Wine volumes are falling and independents are bearing the brunt. It's time to bring out the David and Goliath tactics, reports Nicolette Allen

With pubs closing, brewers struggling and cash-strapped consumers staying at home, sales of wine in the independent sector were supposed to offer some respite for a drinks trade feeling the squeeze from supermarket promotions. In theory.

However, last week The Grocer revealed wine volumes had dropped 1% in the year to 21 March - some 12 million fewer bottles than the previous year - and it was indies that suffered most. C-stores and forecourts' volumes fell 6% and value 1%, while off-licence volumes fell 9% and value 6%, according to Nielsen. And with fears that next week's budget will include further duty hikes on alcohol, c-stores and off-licences could face a further hit on sales.

Duty on alcohol, which has increased 17.5% in the past year, is partly to blame, says Gavin Partington, head of communications at the Wine and Spirit Trade Association. "Everything is working against the wine sector at the moment. Not only do independent retailers need to push through the costs caused by higher duty, grape shortages and packaging, there is no sign as yet of the Government being prepared to end the hikes."

Partington has every right to be pessimistic. Last year the Treasury committed itself to a four-year, 2%-above-inflation tax escalator, a move that prompted the drinks industry to make a submission to the Government calling for a reduction on alcohol duty.

"It's too early to predict what will happen with 2009's budget, but it's fair to say I am not hugely optimistic we will see any improvement," says Partington. "The Government's sums make for some pretty grim reading."

The promotional tactics used by the multiples aren't helping either. The number of featured-space wine promotions across the big five retailers rose 23% to 6,370 in the past 12 months, according to Assosia.

"The sheer aggressiveness of these offers, which often include premium wines as well as less expensive bottles, is naturally attracting customers to buy wine as part of their weekly supermarket shop, unless they have a great deal of loyalty to a particular off-licence," says Assosia MD Kay Staniland.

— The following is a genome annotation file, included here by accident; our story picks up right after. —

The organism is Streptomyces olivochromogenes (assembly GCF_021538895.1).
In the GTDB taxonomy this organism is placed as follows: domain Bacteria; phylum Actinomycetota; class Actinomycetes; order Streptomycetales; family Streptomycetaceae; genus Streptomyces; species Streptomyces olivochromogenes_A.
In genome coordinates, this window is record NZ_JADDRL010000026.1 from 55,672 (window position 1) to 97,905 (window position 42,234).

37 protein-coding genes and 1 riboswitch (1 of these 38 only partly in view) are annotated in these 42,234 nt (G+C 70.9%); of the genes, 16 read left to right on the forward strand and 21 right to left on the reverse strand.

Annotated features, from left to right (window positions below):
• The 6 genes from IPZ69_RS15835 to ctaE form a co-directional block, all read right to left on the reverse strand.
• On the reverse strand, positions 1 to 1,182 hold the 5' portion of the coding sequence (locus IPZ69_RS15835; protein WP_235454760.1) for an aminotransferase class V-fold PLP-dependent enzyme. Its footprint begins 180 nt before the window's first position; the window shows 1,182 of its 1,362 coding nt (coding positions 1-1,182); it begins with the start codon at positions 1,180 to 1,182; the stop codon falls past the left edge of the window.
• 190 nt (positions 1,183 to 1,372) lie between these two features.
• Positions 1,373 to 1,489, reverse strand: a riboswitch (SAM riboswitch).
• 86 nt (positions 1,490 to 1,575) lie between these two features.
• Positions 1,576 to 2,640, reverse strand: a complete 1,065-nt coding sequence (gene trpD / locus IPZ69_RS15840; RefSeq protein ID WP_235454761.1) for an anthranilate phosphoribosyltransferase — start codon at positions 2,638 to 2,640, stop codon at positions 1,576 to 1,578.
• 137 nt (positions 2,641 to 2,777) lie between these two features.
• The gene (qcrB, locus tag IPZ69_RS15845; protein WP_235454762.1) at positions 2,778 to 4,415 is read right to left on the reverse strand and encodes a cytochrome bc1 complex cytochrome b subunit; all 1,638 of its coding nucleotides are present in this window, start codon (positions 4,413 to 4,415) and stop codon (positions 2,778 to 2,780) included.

The recession-fuelled change in consumer spending habits has made matters worse, says wine industry consultant Angela Mount. " Consumers feel they have more control over their spend if they buy everything from groceries to wine in the same place - and being a nation of promotion-junkies, if they can get a bargain, even better."

So what can be done? Indies need to raise some David and Goliath spirit and play to their strengths, says Mount. "There will always be consumers interested in finding out more about what they are drinking," she says. "Indies should be going after exactly this kind of customer, by getting out into their communities and setting up tastings, as well as building a range that offers greater breadth and clarity than a supermarket."

Shore Capital analyst Clive Black claims the likes of Oddbins, which was sold by French wine giant Castel Freres last year following falling sales, and Threshers' owner First Quench Retail, which has closed 230 unprofitable stores in the past 18 months, are struggling to differentiate themselves from the multiples. Instead it's the small specialist wine stores that are winning, he adds. "The off-licences that have managed to generate more robust sales are the ones providing a more distinctive and unusual range than the multiples."

However, interest in unusual grape varietals and regions of the world remains a middle-class preoccupation, Black admits, so these tactics will be heavily dependent on where the store is located.

"There's no doubt this is a challenging time," concludes Mount. "But if off-licences focus on service and a specialist, innovative range, they stand a fighting chance."

Following Wednesday's Budget, the gloves may have to come off.